For many years starting with NBC's last run in the mid-1970s, all references to Underdog swallowing his super energy pill were censored, most likely out of fear that kids would see real medication that looked like the Underdog pills (red with a white "U") and swallow them. Two instances that did not actually show Underdog swallowing the pills remained in the show. In one, he drops pills into water supplies; in the other, his ring is damaged and he explains that it's where he keeps the pill - but the part where he actually swallows it was still cut.

Most stories were multi-parters, but four were stand-alones:

  • "Safe Waif" (the pilot, which featured a rescue, but no villain)
  • "March of the Monsters" (first appearance of Sweet Polly Purebred.)
  • "Simon Says" (first appearance of Simon Bar Sinister. "Simon says, HOLD IT!," is the maniacal refrain, as Bar Sinister uses a weird camera to turn his victims into full-size, two-dimensional photographs.)
  • "Tricky Trap by Tap Tap" (a sequel to the multi-part story "From Hopeless to Helpless", featuring Riff Raff.)

Theme song Edit

The show is also remembered for its title song Underdog, which was written by Chester Stover, Watts Biggers, Treadwell Covington and Joseph Harris.[2] The lyrics begin:

When criminals in this world appear,
And break the laws that they should fear,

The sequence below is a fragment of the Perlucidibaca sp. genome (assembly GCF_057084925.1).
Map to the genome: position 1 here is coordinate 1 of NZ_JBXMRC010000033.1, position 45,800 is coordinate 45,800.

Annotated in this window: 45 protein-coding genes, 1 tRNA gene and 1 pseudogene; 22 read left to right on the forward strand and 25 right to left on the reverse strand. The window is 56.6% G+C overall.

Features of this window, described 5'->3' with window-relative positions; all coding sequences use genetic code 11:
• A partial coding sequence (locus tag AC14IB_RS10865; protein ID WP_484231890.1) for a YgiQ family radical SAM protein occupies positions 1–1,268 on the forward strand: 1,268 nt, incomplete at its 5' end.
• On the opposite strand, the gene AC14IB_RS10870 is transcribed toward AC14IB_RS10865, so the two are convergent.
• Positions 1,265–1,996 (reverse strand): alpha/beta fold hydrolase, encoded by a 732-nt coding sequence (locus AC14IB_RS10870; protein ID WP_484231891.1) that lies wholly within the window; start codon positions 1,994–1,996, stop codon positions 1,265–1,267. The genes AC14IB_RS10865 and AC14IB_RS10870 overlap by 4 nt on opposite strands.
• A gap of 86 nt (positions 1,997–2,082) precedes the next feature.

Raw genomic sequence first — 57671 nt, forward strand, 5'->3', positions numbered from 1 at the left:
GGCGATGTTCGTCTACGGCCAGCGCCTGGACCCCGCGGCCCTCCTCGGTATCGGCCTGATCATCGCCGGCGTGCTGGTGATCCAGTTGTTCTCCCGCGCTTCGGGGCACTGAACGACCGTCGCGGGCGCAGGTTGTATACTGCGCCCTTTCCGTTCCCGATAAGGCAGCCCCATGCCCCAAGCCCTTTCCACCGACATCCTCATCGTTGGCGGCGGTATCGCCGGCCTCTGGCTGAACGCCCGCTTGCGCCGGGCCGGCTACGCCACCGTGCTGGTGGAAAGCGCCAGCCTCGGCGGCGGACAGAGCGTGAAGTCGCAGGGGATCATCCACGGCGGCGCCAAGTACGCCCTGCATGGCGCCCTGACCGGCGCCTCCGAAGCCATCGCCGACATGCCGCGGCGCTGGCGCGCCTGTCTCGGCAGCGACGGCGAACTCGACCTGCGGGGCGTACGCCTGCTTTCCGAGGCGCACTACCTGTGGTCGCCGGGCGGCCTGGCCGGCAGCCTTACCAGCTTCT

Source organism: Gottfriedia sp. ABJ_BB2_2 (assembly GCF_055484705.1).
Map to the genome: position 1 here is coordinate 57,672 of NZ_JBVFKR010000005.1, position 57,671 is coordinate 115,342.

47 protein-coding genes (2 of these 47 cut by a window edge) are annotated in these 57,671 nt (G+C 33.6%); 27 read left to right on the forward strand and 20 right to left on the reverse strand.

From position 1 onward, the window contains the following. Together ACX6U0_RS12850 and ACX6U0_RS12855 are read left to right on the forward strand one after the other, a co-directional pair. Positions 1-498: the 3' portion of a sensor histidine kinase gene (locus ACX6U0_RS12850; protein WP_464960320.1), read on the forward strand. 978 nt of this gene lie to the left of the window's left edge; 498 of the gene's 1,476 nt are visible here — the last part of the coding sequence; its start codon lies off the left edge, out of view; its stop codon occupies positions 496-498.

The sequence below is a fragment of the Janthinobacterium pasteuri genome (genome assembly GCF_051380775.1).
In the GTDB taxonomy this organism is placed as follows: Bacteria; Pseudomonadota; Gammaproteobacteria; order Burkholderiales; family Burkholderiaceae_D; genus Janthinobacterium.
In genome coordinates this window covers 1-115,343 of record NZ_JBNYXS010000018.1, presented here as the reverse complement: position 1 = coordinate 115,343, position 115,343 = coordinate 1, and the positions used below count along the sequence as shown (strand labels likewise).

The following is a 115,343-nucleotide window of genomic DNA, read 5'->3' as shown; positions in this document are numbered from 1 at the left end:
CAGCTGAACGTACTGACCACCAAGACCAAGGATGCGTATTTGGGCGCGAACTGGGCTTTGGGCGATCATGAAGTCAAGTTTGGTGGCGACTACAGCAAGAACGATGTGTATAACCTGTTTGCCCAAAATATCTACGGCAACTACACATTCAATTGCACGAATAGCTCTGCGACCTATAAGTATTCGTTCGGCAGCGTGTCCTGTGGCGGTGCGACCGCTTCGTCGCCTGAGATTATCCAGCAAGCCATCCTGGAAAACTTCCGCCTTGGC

And frighten all who see or hear,
The cry goes up both far and near for
Underdog! Underdog! Underdog! Underdog!
Speed of lightning! Roar of thunder!
Fighting all who rob or plunder!
Underdog! Underdog!

A cover of the theme song Underdog, performed by Butthole Surfers, is included on the 1995 tribute album Saturday Morning: Cartoons' Greatest Hits, produced by Ralph Sall for MCA Records.[3]

EpisodesEdit

See: List of Underdog episodes

Comic booksEdit

Charlton Comics produced a comic book that ran 10 issues in 1970-72. Gold Key Comics produced a comic book that ran 23 issues from 1975-79. Spotlight Comics did 3 issues in 1987, and Harvey Comics did a one-shot in 1993 and a 5-issue series in 1993-94.

RadioEdit

In 1999, Biggers created a new episode of Underdog as a half-hour radio show, narrated by veteran Boston newsman Tom Ellis with new original music composed by Biggers. Radio stations were asked to participate in Biggers' Victory Over Violence organization by airing the adventure in which the evil Simon Barsinister develops a Switchpitch baseball to turn positive people negative. His attempt to become king of Boston is foiled by Underdog (played by Biggers) and Sweet Polly Purebred (portrayed by Nancy Purbeck).

Film adaptationEdit

Main article: Underdog (film) In 2005, Variety reported that a live-action Underdog motion picture was in development by Spyglass Entertainment, scripted by Joe Piscatella and Craig A. Williams. As announced, the story introduces "a diminutive hound named Shoeshine [who] gets superpowers after a lab accident. When he's adopted by a 12-year-old boy, the two form a bond around the shared knowledge that Shoeshine is really Underdog." Actor Peter Dinklage was cast to play Simon Barsinister, while Alex Neuberger was cast to play Underdog's human companion Jack Unger. The movie started filming in Providence, Rhode Island in March of 2006, and was released on August 3, 2007, and rated by the MPAA Film Board at PG. The film was distributed by Walt Disney Pictures. Shoeshine/Underdog, voiced by Jason Lee, was played by a lemon Beagle named Leo, sporting a red sweater and a blue cape.